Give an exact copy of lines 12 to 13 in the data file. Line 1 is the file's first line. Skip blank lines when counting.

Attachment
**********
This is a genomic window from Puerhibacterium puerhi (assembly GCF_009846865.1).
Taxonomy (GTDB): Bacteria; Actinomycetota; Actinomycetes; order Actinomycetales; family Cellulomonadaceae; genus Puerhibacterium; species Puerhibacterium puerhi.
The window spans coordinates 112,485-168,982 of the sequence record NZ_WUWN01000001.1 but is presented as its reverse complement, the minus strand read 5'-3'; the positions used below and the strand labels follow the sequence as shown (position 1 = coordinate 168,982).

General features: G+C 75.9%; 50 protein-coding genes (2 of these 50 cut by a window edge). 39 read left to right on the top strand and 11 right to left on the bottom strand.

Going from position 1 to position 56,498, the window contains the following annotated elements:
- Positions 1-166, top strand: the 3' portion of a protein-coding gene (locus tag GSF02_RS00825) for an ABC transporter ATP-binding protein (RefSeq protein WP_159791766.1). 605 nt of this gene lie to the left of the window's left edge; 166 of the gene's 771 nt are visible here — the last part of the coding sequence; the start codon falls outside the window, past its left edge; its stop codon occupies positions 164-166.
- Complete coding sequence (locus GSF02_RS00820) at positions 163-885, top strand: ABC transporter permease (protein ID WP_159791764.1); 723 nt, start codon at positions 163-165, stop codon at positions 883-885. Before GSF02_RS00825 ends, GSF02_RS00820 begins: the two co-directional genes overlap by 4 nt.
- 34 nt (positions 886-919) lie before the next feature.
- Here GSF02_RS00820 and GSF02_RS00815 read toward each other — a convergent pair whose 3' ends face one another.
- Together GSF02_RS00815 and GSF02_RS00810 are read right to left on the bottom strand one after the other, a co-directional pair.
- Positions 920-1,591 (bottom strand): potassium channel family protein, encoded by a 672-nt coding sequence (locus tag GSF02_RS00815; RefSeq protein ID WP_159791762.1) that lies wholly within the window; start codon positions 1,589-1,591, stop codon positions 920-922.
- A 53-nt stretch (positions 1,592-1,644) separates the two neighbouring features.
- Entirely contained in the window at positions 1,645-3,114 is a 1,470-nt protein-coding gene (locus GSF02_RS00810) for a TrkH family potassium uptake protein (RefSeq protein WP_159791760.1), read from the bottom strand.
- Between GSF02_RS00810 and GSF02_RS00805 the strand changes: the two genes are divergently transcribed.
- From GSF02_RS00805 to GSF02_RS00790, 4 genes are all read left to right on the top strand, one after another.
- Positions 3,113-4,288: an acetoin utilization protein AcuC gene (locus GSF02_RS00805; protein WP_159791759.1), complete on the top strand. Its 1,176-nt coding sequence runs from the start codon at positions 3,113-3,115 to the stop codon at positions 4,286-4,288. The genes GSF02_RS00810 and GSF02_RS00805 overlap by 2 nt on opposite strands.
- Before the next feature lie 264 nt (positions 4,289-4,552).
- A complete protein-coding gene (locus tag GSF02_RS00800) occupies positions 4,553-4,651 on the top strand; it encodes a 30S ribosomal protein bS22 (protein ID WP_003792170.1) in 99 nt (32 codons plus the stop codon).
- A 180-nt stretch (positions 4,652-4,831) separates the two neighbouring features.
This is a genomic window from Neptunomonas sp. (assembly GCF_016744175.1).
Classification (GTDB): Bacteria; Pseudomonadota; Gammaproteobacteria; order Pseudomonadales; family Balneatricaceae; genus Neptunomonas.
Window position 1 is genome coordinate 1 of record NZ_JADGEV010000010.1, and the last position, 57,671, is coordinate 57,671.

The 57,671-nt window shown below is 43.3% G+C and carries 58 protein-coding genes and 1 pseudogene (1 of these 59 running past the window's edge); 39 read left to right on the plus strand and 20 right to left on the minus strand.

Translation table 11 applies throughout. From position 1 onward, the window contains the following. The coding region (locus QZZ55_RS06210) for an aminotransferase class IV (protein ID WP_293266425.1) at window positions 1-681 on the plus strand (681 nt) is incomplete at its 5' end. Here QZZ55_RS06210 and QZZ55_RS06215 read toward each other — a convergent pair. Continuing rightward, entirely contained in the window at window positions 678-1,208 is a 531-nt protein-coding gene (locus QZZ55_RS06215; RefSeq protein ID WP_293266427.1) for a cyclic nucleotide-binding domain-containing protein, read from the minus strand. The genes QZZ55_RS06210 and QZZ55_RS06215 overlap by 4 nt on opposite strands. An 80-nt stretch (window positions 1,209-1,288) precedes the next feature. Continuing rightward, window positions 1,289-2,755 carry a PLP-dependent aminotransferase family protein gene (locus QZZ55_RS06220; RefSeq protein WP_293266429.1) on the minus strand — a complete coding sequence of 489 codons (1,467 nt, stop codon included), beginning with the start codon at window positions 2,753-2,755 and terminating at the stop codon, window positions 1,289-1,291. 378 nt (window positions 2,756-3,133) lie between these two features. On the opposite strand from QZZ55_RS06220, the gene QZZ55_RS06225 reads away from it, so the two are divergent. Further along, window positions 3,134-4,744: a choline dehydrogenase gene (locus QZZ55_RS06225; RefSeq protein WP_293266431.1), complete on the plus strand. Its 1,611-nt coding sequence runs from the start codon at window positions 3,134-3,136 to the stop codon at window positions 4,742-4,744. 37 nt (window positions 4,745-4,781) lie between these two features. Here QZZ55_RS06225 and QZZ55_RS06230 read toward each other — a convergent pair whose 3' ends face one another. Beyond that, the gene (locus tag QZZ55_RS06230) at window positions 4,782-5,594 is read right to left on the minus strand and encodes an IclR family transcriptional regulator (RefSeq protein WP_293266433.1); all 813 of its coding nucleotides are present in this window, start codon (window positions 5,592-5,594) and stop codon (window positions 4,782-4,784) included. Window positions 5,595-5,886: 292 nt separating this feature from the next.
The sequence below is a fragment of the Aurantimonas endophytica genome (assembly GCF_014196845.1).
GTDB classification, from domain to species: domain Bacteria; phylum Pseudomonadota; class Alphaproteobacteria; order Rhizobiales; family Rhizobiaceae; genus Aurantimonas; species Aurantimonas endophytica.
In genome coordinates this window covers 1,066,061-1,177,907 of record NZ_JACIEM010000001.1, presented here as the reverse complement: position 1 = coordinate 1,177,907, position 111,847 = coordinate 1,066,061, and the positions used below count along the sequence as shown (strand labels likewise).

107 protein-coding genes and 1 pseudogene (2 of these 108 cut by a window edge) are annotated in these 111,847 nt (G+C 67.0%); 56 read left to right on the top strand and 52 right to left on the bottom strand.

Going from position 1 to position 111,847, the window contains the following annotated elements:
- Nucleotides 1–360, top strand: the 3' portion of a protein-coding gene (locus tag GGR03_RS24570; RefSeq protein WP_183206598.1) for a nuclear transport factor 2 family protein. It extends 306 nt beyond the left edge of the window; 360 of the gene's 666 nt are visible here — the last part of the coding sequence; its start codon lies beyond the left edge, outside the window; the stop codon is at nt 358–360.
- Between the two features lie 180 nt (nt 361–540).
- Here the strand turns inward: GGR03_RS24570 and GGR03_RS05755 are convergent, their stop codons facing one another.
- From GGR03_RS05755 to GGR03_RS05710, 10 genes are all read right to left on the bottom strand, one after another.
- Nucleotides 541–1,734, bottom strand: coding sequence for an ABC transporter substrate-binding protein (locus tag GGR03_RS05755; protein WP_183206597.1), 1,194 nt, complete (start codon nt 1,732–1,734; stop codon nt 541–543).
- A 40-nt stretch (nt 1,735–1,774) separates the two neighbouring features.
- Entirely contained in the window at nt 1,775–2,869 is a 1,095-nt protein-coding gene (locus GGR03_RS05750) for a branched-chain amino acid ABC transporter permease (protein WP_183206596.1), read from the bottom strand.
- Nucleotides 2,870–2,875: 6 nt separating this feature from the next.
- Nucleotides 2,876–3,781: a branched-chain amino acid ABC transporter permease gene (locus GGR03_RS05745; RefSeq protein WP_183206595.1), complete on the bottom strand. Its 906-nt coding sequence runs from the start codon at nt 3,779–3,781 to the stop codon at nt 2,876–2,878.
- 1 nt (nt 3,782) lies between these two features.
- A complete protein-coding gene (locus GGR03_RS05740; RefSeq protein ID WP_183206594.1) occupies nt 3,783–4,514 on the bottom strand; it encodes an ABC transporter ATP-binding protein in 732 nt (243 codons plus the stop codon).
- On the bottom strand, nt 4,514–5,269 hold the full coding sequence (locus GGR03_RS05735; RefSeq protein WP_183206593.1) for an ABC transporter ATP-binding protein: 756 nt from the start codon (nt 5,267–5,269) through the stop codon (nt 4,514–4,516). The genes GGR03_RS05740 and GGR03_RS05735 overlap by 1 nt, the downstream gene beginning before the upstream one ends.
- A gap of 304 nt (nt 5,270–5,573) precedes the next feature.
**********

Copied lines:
- A 53-nt stretch (positions 1,592-1,644) separates the two neighbouring features.
- Entirely contained in the window at positions 1,645-3,114 is a 1,470-nt protein-coding gene (locus GSF02_RS00810) for a TrkH family potassium uptake protein (RefSeq protein WP_159791760.1), read from the bottom strand.